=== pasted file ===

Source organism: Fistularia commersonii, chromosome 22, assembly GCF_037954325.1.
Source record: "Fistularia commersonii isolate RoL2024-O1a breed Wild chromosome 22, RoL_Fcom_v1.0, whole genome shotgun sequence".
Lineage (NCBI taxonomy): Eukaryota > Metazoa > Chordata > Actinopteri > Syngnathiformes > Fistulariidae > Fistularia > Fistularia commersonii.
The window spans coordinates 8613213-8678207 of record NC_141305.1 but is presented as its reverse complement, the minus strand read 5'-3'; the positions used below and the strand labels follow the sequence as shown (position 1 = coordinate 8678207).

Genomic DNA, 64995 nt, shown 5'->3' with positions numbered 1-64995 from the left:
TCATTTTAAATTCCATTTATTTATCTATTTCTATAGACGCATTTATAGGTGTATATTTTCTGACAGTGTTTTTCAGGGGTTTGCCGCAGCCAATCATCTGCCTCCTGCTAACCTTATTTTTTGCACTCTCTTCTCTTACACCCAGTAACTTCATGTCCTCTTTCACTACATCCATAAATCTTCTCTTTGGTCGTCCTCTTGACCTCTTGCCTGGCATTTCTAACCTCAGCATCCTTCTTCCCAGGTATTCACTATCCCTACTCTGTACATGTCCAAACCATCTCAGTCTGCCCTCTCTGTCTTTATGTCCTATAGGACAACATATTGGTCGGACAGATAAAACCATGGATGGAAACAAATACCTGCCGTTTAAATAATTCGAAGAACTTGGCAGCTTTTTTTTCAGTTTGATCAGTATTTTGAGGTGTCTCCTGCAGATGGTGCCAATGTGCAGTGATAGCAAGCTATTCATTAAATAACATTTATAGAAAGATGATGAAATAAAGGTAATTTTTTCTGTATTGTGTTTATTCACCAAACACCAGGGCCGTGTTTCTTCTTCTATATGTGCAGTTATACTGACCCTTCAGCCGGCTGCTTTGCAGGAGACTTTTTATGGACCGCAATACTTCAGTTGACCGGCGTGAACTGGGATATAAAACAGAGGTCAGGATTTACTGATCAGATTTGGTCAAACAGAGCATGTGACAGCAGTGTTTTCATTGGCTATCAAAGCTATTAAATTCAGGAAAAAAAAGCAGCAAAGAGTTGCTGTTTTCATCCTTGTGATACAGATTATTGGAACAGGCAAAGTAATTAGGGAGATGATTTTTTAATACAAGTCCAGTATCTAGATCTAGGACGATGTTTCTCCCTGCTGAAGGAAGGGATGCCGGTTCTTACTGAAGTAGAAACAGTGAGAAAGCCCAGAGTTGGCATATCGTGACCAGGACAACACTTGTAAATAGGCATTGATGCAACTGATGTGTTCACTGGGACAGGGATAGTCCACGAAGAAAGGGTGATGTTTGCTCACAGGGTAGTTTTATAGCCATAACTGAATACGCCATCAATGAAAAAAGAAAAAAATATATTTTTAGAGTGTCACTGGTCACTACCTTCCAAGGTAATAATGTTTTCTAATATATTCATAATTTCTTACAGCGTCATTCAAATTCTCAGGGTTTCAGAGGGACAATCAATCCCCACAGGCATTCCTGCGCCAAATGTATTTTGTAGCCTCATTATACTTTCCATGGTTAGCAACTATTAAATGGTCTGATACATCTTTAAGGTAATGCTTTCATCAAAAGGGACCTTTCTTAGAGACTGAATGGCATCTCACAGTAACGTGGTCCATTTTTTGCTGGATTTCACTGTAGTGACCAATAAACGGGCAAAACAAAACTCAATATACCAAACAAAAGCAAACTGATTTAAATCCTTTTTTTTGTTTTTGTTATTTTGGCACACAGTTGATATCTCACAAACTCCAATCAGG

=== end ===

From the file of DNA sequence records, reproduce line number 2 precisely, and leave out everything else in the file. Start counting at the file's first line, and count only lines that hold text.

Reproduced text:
Source record: "Fistularia commersonii isolate RoL2024-O1a breed Wild chromosome 22, RoL_Fcom_v1.0, whole genome shotgun sequence".